Hall said that this raised big questions, including who the land was going to, how much land a family could get, how much public money was reasonable to spend on each family, how many people were able to pay for their leases and what was happening when they couldn’t?

“A broader point is that as a society we should be debating the role of the state in holding land and, if this is to be the model of the future, some realism is going to be needed about what it will take to ensure management of the land the state acquires.

“So far, the state has shown itself to be quite effective at acquiring land but much less effective at managing it or ensuring accountability for income from it.”

The department of rural development and land reform has received four consecutive qualified audits over its inability to account for income from leases on state land.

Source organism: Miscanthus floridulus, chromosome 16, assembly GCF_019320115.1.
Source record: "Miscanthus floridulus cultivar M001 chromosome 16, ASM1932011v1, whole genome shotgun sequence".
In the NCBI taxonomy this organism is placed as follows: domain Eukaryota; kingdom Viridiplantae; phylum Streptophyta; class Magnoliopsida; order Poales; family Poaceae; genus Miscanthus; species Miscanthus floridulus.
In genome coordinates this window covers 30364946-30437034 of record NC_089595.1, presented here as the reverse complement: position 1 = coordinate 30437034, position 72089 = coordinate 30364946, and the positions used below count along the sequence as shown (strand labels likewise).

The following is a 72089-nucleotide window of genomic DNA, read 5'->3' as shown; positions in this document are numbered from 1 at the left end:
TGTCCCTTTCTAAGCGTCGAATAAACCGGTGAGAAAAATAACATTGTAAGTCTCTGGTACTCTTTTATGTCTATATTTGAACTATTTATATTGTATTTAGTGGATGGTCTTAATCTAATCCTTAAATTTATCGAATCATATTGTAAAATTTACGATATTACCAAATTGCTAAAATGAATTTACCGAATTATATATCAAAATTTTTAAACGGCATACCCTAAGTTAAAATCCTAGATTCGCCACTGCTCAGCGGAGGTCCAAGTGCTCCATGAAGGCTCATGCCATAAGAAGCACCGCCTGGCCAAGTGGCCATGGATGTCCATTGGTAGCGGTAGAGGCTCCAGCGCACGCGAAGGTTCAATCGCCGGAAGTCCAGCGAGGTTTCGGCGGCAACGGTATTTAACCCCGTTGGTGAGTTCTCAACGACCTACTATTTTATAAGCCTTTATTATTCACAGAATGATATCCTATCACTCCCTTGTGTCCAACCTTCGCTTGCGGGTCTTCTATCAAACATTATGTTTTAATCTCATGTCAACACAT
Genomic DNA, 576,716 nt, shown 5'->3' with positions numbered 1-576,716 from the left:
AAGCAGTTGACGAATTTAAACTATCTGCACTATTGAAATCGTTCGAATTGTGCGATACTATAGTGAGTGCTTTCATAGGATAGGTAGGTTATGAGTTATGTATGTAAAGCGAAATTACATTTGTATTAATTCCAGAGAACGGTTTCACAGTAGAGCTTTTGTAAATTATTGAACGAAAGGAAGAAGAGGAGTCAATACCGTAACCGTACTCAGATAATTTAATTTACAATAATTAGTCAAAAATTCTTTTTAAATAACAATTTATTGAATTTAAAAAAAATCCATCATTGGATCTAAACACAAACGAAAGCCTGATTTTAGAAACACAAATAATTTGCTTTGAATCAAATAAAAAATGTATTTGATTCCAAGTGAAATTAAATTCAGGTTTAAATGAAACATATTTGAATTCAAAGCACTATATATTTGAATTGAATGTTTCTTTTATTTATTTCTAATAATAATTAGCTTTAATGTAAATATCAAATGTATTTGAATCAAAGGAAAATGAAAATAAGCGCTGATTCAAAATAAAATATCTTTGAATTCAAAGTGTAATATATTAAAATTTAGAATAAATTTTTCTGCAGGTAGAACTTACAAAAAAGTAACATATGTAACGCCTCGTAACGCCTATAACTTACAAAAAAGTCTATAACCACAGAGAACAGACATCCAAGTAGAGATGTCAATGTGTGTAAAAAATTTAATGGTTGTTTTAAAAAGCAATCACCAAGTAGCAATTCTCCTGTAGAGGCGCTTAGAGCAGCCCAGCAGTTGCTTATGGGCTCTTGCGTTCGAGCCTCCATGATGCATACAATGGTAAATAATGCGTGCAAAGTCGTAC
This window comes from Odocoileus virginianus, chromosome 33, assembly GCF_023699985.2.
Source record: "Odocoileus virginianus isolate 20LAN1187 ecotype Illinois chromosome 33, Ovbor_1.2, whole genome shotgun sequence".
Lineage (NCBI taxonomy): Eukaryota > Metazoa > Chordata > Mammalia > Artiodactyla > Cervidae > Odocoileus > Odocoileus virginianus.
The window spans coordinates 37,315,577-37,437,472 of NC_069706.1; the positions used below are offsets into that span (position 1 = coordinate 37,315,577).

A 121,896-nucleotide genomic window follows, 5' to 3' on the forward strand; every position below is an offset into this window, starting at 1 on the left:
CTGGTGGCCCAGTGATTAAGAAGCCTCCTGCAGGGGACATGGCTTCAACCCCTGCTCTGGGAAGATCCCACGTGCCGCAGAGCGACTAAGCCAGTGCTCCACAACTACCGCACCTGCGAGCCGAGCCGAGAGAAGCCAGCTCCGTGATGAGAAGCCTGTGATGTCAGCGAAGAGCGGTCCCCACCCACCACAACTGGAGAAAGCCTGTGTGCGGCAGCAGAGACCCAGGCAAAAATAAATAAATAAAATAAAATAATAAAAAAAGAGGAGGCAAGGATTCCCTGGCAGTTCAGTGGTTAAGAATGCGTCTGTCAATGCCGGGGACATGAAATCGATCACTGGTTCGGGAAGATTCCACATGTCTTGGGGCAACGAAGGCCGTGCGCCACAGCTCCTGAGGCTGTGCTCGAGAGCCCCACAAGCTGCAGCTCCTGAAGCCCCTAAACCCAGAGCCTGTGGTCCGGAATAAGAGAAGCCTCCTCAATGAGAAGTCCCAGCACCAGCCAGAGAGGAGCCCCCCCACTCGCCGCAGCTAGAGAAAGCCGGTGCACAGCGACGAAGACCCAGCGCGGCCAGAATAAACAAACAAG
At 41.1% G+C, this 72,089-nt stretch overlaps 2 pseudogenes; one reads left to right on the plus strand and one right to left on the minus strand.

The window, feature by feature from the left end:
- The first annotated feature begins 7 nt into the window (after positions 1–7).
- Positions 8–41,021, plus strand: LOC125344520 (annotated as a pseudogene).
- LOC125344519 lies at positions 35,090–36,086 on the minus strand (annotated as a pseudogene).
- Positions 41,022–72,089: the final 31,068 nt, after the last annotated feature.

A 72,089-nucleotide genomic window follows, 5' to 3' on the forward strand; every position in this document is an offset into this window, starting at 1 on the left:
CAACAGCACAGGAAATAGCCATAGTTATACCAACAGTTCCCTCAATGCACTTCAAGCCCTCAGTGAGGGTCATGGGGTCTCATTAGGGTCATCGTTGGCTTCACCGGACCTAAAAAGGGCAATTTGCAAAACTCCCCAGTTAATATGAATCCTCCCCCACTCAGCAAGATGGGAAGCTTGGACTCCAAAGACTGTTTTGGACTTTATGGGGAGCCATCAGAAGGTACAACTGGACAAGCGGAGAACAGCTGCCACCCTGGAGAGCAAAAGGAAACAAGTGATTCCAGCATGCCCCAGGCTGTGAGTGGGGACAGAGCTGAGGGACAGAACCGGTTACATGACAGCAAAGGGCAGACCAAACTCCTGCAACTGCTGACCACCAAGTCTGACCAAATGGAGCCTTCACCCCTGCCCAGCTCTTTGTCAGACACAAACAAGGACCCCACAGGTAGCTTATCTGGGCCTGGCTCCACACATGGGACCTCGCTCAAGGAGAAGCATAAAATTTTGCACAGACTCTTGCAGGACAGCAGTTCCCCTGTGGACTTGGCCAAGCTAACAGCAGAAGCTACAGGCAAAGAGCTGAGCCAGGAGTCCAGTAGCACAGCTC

Mohoebi said that, following key stakeholder meetings in November 2010 and May 2011, the department had developed strategic programmes and initiatives to ensure the success of land reform, including a recapitalisation and development programme.

He said the department had already recapitalised 411 farms and was in the process of revitalising 27 irrigation schemes.

“This year alone we intend recapitalising 387 land-reform projects. Established black farmers are very critical in complementing the ageing cadre of established commercial farmers and providing food security for the country. Critical to their sustained competitiveness and profitability will be a well-structured support package combining risk equity and government support.”

Kwanele Sosibo is the Eugene Saldanha fellow in social justice reporting, sponsored by CAF Southern Africa

Kwanele Sosibo

Kwanele Sosibo

Kwanele Sosibo studied journalism at Durban's ML Sultan Technikon before working at Independent Newspapers from 2000 to 2003. In 2005, he joined the Mail & Guardian's internship programme and later worked as a reporter at the paper between 2006 and 2008, before working as a researcher. He was the inaugural Eugene Saldanha Fellow in 2011. Read more from Kwanele Sosibo